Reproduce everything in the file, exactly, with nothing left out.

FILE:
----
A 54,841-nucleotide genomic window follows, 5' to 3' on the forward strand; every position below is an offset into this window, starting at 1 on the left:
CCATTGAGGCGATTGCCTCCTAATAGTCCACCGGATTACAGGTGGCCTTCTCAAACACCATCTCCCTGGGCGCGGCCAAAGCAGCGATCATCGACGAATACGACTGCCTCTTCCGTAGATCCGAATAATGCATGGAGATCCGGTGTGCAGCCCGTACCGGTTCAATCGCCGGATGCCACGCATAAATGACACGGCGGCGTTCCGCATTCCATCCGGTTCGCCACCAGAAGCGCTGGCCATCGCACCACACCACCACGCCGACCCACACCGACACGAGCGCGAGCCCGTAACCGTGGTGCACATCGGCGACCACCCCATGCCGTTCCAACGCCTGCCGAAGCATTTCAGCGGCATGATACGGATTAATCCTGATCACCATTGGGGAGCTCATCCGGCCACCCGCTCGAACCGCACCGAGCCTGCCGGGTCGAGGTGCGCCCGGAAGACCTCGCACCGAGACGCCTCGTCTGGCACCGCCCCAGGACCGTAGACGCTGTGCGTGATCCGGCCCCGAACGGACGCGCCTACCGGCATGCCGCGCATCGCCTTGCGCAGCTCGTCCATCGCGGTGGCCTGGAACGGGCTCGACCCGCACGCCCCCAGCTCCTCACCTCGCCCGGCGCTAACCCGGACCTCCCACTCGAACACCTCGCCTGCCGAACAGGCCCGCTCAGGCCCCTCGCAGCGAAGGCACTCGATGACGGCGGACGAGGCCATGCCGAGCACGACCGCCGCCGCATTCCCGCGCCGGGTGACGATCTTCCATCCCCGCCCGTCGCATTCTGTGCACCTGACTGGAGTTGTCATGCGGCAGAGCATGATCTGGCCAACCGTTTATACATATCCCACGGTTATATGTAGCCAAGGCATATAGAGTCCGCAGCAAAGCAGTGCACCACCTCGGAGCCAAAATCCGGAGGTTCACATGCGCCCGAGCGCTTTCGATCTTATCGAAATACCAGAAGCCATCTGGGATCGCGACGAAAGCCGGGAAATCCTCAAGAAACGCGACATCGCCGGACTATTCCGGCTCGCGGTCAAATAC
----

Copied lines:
A 54,841-nucleotide genomic window follows, 5' to 3' on the forward strand; every position below is an offset into this window, starting at 1 on the left:
CCATTGAGGCGATTGCCTCCTAATAGTCCACCGGATTACAGGTGGCCTTCTCAAACACCATCTCCCTGGGCGCGGCCAAAGCAGCGATCATCGACGAATACGACTGCCTCTTCCGTAGATCCGAATAATGCATGGAGATCCGGTGTGCAGCCCGTACCGGTTCAATCGCCGGATGCCACGCATAAATGACACGGCGGCGTTCCGCATTCCATCCGGTTCGCCACCAGAAGCGCTGGCCATCGCACCACACCACCACGCCGACCCACACCGACACGAGCGCGAGCCCGTAACCGTGGTGCACATCGGCGACCACCCCATGCCGTTCCAACGCCTGCCGAAGCATTTCAGCGGCATGATACGGATTAATCCTGATCACCATTGGGGAGCTCATCCGGCCACCCGCTCGAACCGCACCGAGCCTGCCGGGTCGAGGTGCGCCCGGAAGACCTCGCACCGAGACGCCTCGTCTGGCACCGCCCCAGGACCGTAGACGCTGTGCGTGATCCGGCCCCGAACGGACGCGCCTACCGGCATGCCGCGCATCGCCTTGCGCAGCTCGTCCATCGCGGTGGCCTGGAACGGGCTCGACCCGCACGCCCCCAGCTCCTCACCTCGCCCGGCGCTAACCCGGACCTCCCACTCGAACACCTCGCCTGCCGAACAGGCCCGCTCAGGCCCCTCGCAGCGAAGGCACTCGATGACGGCGGACGAGGCCATGCCGAGCACGACCGCCGCCGCATTCCCGCGCCGGGTGACGATCTTCCATCCCCGCCCGTCGCATTCTGTGCACCTGACTGGAGTTGTCATGCGGCAGAGCATGATCTGGCCAACCGTTTATACATATCCCACGGTTATATGTAGCCAAGGCATATAGAGTCCGCAGCAAAGCAGTGCACCACCTCGGAGCCAAAATCCGGAGGTTCACATGCGCCCGAGCGCTTTCGATCTTATCGAAATACCAGAAGCCATCTGGGATCGCGACGAAAGCCGGGAAATCCTCAAGAAACGCGACATCGCCGGACTATTCCGGCTCGCGGTCAAATAC